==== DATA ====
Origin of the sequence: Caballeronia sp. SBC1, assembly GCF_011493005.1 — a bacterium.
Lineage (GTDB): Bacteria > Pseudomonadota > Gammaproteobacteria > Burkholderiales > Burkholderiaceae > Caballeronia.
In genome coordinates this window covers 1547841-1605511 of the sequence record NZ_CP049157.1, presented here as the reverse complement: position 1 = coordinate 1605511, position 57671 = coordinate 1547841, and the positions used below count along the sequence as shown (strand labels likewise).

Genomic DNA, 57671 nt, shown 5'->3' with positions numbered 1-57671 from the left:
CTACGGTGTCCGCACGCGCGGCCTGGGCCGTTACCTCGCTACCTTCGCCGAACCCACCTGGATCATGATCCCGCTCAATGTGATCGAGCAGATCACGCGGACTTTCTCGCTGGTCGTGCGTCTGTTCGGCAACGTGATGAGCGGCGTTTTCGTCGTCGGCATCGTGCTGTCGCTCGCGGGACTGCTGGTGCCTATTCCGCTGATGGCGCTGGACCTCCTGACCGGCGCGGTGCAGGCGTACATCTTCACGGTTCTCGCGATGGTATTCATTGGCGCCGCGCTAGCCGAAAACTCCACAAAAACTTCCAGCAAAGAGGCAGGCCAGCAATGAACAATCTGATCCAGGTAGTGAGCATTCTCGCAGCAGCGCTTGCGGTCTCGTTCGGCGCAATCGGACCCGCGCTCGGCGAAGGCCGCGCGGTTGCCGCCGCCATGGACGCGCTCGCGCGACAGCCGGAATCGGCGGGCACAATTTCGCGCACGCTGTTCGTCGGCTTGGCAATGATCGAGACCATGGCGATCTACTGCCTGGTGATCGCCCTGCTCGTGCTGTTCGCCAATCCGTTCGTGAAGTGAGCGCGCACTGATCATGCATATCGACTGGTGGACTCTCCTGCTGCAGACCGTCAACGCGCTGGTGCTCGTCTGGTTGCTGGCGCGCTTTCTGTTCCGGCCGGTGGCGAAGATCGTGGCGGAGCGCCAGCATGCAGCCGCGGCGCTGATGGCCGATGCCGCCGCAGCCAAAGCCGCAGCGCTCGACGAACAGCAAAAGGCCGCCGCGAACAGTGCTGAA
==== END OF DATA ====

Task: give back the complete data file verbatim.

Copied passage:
Origin of the sequence: Caballeronia sp. SBC1, assembly GCF_011493005.1 — a bacterium.
Lineage (GTDB): Bacteria > Pseudomonadota > Gammaproteobacteria > Burkholderiales > Burkholderiaceae > Caballeronia.
In genome coordinates this window covers 1547841-1605511 of the sequence record NZ_CP049157.1, presented here as the reverse complement: position 1 = coordinate 1605511, position 57671 = coordinate 1547841, and the positions used below count along the sequence as shown (strand labels likewise).

Genomic DNA, 57671 nt, shown 5'->3' with positions numbered 1-57671 from the left:
CTACGGTGTCCGCACGCGCGGCCTGGGCCGTTACCTCGCTACCTTCGCCGAACCCACCTGGATCATGATCCCGCTCAATGTGATCGAGCAGATCACGCGGACTTTCTCGCTGGTCGTGCGTCTGTTCGGCAACGTGATGAGCGGCGTTTTCGTCGTCGGCATCGTGCTGTCGCTCGCGGGACTGCTGGTGCCTATTCCGCTGATGGCGCTGGACCTCCTGACCGGCGCGGTGCAGGCGTACATCTTCACGGTTCTCGCGATGGTATTCATTGGCGCCGCGCTAGCCGAAAACTCCACAAAAACTTCCAGCAAAGAGGCAGGCCAGCAATGAACAATCTGATCCAGGTAGTGAGCATTCTCGCAGCAGCGCTTGCGGTCTCGTTCGGCGCAATCGGACCCGCGCTCGGCGAAGGCCGCGCGGTTGCCGCCGCCATGGACGCGCTCGCGCGACAGCCGGAATCGGCGGGCACAATTTCGCGCACGCTGTTCGTCGGCTTGGCAATGATCGAGACCATGGCGATCTACTGCCTGGTGATCGCCCTGCTCGTGCTGTTCGCCAATCCGTTCGTGAAGTGAGCGCGCACTGATCATGCATATCGACTGGTGGACTCTCCTGCTGCAGACCGTCAACGCGCTGGTGCTCGTCTGGTTGCTGGCGCGCTTTCTGTTCCGGCCGGTGGCGAAGATCGTGGCGGAGCGCCAGCATGCAGCCGCGGCGCTGATGGCCGATGCCGCCGCAGCCAAAGCCGCAGCGCTCGACGAACAGCAAAAGGCCGCCGCGAACAGTGCTGAA